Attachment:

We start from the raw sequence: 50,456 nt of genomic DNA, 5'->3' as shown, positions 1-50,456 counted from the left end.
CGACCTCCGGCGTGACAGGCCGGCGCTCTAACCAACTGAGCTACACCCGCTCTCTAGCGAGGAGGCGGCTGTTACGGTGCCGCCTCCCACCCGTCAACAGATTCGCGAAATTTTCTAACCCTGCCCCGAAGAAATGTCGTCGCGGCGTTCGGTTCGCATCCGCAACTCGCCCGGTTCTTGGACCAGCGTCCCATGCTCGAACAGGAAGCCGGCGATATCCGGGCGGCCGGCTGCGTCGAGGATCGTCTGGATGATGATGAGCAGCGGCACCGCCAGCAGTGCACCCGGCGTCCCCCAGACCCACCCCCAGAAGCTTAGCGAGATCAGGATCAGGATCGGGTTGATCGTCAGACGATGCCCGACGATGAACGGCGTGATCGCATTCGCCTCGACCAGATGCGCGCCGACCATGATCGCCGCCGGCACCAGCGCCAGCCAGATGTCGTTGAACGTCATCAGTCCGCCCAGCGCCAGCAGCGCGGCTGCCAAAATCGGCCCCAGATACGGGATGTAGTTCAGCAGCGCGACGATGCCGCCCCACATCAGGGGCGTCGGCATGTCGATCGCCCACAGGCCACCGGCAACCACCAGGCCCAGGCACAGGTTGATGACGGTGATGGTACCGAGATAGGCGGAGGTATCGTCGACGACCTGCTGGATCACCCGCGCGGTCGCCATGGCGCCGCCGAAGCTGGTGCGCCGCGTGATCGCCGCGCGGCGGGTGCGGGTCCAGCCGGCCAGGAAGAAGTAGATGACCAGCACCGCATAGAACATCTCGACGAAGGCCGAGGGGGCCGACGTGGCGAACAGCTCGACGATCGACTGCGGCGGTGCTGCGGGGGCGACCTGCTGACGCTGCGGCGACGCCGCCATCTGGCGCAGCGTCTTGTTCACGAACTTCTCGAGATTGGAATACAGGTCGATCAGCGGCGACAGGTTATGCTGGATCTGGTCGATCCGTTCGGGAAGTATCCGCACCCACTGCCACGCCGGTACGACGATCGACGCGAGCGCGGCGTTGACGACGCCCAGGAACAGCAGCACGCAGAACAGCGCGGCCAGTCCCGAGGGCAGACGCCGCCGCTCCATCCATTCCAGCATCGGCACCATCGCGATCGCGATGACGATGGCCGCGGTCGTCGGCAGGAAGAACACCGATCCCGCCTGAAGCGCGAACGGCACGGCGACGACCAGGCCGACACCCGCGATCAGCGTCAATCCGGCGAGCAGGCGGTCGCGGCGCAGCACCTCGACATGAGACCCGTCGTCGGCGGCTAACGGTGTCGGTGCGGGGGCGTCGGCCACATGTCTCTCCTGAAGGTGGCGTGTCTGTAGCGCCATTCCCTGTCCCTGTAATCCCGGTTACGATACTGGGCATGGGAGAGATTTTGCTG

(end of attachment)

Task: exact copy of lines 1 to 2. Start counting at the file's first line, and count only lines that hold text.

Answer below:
We start from the raw sequence: 50,456 nt of genomic DNA, 5'->3' as shown, positions 1-50,456 counted from the left end.
CGACCTCCGGCGTGACAGGCCGGCGCTCTAACCAACTGAGCTACACCCGCTCTCTAGCGAGGAGGCGGCTGTTACGGTGCCGCCTCCCACCCGTCAACAGATTCGCGAAATTTTCTAACCCTGCCCCGAAGAAATGTCGTCGCGGCGTTCGGTTCGCATCCGCAACTCGCCCGGTTCTTGGACCAGCGTCCCATGCTCGAACAGGAAGCCGGCGATATCCGGGCGGCCGGCTGCGTCGAGGATCGTCTGGATGATGATGAGCAGCGGCACCGCCAGCAGTGCACCCGGCGTCCCCCAGACCCACCCCCAGAAGCTTAGCGAGATCAGGATCAGGATCGGGTTGATCGTCAGACGATGCCCGACGATGAACGGCGTGATCGCATTCGCCTCGACCAGATGCGCGCCGACCATGATCGCCGCCGGCACCAGCGCCAGCCAGATGTCGTTGAACGTCATCAGTCCGCCCAGCGCCAGCAGCGCGGCTGCCAAAATCGGCCCCAGATACGGGATGTAGTTCAGCAGCGCGACGATGCCGCCCCACATCAGGGGCGTCGGCATGTCGATCGCCCACAGGCCACCGGCAACCACCAGGCCCAGGCACAGGTTGATGACGGTGATGGTACCGAGATAGGCGGAGGTATCGTCGACGACCTGCTGGATCACCCGCGCGGTCGCCATGGCGCCGCCGAAGCTGGTGCGCCGCGTGATCGCCGCGCGGCGGGTGCGGGTCCAGCCGGCCAGGAAGAAGTAGATGACCAGCACCGCATAGAACATCTCGACGAAGGCCGAGGGGGCCGACGTGGCGAACAGCTCGACGATCGACTGCGGCGGTGCTGCGGGGGCGACCTGCTGACGCTGCGGCGACGCCGCCATCTGGCGCAGCGTCTTGTTCACGAACTTCTCGAGATTGGAATACAGGTCGATCAGCGGCGACAGGTTATGCTGGATCTGGTCGATCCGTTCGGGAAGTATCCGCACCCACTGCCACGCCGGTACGACGATCGACGCGAGCGCGGCGTTGACGACGCCCAGGAACAGCAGCACGCAGAACAGCGCGGCCAGTCCCGAGGGCAGACGCCGCCGCTCCATCCATTCCAGCATCGGCACCATCGCGATCGCGATGACGATGGCCGCGGTCGTCGGCAGGAAGAACACCGATCCCGCCTGAAGCGCGAACGGCACGGCGACGACCAGGCCGACACCCGCGATCAGCGTCAATCCGGCGAGCAGGCGGTCGCGGCGCAGCACCTCGACATGAGACCCGTCGTCGGCGGCTAACGGTGTCGGTGCGGGGGCGTCGGCCACATGTCTCTCCTGAAGGTGGCGTGTCTGTAGCGCCATTCCCTGTCCCTGTAATCCCGGTTACGATACTGGGCATGGGAGAGATTTTGCTG